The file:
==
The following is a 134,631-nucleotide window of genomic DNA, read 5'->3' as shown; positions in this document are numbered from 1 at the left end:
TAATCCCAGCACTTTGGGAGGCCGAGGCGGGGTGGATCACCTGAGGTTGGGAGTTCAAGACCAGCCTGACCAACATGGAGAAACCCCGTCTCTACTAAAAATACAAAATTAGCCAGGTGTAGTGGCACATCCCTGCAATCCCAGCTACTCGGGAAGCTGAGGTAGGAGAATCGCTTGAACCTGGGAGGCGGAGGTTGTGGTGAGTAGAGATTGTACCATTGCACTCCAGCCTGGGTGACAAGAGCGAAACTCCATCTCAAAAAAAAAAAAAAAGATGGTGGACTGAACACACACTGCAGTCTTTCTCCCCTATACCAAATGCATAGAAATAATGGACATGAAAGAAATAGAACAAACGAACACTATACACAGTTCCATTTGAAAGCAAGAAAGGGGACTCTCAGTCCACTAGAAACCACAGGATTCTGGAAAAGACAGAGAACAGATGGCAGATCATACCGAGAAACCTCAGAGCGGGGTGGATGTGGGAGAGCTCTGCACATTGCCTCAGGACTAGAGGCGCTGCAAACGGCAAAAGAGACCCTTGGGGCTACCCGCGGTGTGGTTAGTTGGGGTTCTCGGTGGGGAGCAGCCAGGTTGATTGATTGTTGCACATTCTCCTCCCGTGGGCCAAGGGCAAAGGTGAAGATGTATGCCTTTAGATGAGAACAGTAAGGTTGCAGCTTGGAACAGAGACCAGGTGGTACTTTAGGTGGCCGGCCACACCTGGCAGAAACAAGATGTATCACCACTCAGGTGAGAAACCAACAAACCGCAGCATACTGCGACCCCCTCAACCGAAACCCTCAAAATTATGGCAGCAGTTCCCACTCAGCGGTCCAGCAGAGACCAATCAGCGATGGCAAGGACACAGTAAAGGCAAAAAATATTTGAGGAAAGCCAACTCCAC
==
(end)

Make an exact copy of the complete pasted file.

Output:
The following is a 134,631-nucleotide window of genomic DNA, read 5'->3' as shown; positions in this document are numbered from 1 at the left end:
TAATCCCAGCACTTTGGGAGGCCGAGGCGGGGTGGATCACCTGAGGTTGGGAGTTCAAGACCAGCCTGACCAACATGGAGAAACCCCGTCTCTACTAAAAATACAAAATTAGCCAGGTGTAGTGGCACATCCCTGCAATCCCAGCTACTCGGGAAGCTGAGGTAGGAGAATCGCTTGAACCTGGGAGGCGGAGGTTGTGGTGAGTAGAGATTGTACCATTGCACTCCAGCCTGGGTGACAAGAGCGAAACTCCATCTCAAAAAAAAAAAAAAAGATGGTGGACTGAACACACACTGCAGTCTTTCTCCCCTATACCAAATGCATAGAAATAATGGACATGAAAGAAATAGAACAAACGAACACTATACACAGTTCCATTTGAAAGCAAGAAAGGGGACTCTCAGTCCACTAGAAACCACAGGATTCTGGAAAAGACAGAGAACAGATGGCAGATCATACCGAGAAACCTCAGAGCGGGGTGGATGTGGGAGAGCTCTGCACATTGCCTCAGGACTAGAGGCGCTGCAAACGGCAAAAGAGACCCTTGGGGCTACCCGCGGTGTGGTTAGTTGGGGTTCTCGGTGGGGAGCAGCCAGGTTGATTGATTGTTGCACATTCTCCTCCCGTGGGCCAAGGGCAAAGGTGAAGATGTATGCCTTTAGATGAGAACAGTAAGGTTGCAGCTTGGAACAGAGACCAGGTGGTACTTTAGGTGGCCGGCCACACCTGGCAGAAACAAGATGTATCACCACTCAGGTGAGAAACCAACAAACCGCAGCATACTGCGACCCCCTCAACCGAAACCCTCAAAATTATGGCAGCAGTTCCCACTCAGCGGTCCAGCAGAGACCAATCAGCGATGGCAAGGACACAGTAAAGGCAAAAAATATTTGAGGAAAGCCAACTCCAC